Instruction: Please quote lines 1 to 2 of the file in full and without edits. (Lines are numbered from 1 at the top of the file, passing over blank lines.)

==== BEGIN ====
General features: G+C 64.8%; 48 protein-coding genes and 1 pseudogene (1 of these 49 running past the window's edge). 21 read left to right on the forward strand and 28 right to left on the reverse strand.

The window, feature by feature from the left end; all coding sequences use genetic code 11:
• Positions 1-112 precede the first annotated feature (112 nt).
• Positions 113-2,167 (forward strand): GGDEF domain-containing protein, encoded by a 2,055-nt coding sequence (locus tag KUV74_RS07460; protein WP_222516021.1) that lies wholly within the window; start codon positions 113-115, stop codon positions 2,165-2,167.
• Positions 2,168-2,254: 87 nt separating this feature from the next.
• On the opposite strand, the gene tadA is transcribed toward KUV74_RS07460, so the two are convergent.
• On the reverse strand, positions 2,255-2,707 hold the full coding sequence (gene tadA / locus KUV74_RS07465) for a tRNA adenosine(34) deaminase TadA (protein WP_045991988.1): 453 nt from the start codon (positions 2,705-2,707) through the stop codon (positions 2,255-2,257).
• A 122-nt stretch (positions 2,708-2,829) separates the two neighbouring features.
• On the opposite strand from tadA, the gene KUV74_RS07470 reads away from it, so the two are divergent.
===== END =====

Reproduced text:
General features: G+C 64.8%; 48 protein-coding genes and 1 pseudogene (1 of these 49 running past the window's edge). 21 read left to right on the forward strand and 28 right to left on the reverse strand.

The window, feature by feature from the left end; all coding sequences use genetic code 11: